Two boys at the Mbuya Nehanda Children's Home near Harare. Photo © Marcus Perkins/Progressio
Zimbabwe is at a crossroads. Many years of crisis have brought the country to its knees. The economy is in free-fall. Too many people live on food aid. Nearly 20% of the population are HIV positive. 400 people die each day from HIV-related illnesses. Life expectancy has plummeted to 43 years for women and 44 for men.
Yet there is hope in the resilience and resourcefulness of the Zimbabwean people. They have the potential to lift themselves out of poverty - but often the skills and know-how are lacking. Progressio’s role is to help build that know-how.
That's why we work with local partner organisations to build people's capacity to participate in decisions affecting their lives.
Our development workers also support a range of organisations working with those living with HIV. They have helped set up voluntary counselling and testing centres, raised awareness of HIV prevention and care, developed the skills and knowledge of health care professionals, and improved resources and services for those living with HIV.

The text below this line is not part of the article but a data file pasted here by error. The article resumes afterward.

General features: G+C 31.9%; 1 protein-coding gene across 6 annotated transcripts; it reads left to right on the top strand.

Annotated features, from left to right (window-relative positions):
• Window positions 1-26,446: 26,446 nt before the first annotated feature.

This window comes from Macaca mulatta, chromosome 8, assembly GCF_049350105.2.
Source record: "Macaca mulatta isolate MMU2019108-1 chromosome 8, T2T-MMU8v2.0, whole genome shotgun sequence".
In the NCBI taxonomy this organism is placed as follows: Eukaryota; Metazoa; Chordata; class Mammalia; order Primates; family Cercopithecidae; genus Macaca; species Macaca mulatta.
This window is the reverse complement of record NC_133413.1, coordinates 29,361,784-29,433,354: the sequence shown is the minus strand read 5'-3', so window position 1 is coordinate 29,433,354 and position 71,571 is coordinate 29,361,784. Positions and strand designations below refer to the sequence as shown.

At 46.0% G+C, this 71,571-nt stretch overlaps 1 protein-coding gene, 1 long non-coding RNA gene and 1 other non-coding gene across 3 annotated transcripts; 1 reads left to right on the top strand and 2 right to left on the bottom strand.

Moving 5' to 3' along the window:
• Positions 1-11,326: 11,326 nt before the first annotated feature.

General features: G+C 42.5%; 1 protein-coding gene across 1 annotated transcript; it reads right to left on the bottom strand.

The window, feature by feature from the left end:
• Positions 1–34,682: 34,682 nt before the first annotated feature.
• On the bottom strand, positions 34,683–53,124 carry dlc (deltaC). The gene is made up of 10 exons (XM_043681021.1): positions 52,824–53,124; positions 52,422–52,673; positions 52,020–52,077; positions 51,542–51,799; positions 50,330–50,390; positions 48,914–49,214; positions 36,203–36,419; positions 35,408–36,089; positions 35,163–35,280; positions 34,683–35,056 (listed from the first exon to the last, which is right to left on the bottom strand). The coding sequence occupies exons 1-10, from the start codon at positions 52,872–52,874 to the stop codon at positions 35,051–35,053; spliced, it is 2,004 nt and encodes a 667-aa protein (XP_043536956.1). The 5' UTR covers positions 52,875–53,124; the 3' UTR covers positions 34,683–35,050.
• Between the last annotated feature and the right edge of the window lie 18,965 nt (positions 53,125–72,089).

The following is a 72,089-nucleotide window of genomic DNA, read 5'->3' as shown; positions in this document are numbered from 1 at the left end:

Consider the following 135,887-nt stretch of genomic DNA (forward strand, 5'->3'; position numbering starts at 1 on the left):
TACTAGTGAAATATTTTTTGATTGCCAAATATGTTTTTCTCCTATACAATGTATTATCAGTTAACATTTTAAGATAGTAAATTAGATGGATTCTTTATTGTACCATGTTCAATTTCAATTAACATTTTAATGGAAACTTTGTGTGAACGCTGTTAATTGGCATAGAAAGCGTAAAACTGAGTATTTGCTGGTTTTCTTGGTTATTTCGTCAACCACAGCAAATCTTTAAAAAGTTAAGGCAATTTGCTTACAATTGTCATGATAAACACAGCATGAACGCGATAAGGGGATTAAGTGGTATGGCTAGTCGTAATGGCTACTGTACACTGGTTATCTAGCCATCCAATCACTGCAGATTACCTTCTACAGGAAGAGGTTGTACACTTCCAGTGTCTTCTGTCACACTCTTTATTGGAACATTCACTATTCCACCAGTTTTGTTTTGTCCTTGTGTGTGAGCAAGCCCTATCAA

Nutrition is a key element in managing HIV, as well as important for general health. But there are chronic food shortages in Zimbabwe. So our development workers also help people build livelihoods and work with small-scale farmers to promote sustainable farming practices.
Progressio is now also running an International Citizen Service programme and sending young volunteers to Zimbabwe.
Read more about our projects in Zimbabwe and what we are trying to achieve.
HIV and faith
Read people's stories on HIV and faith from El Salvador, Yemen and Zimbabwe
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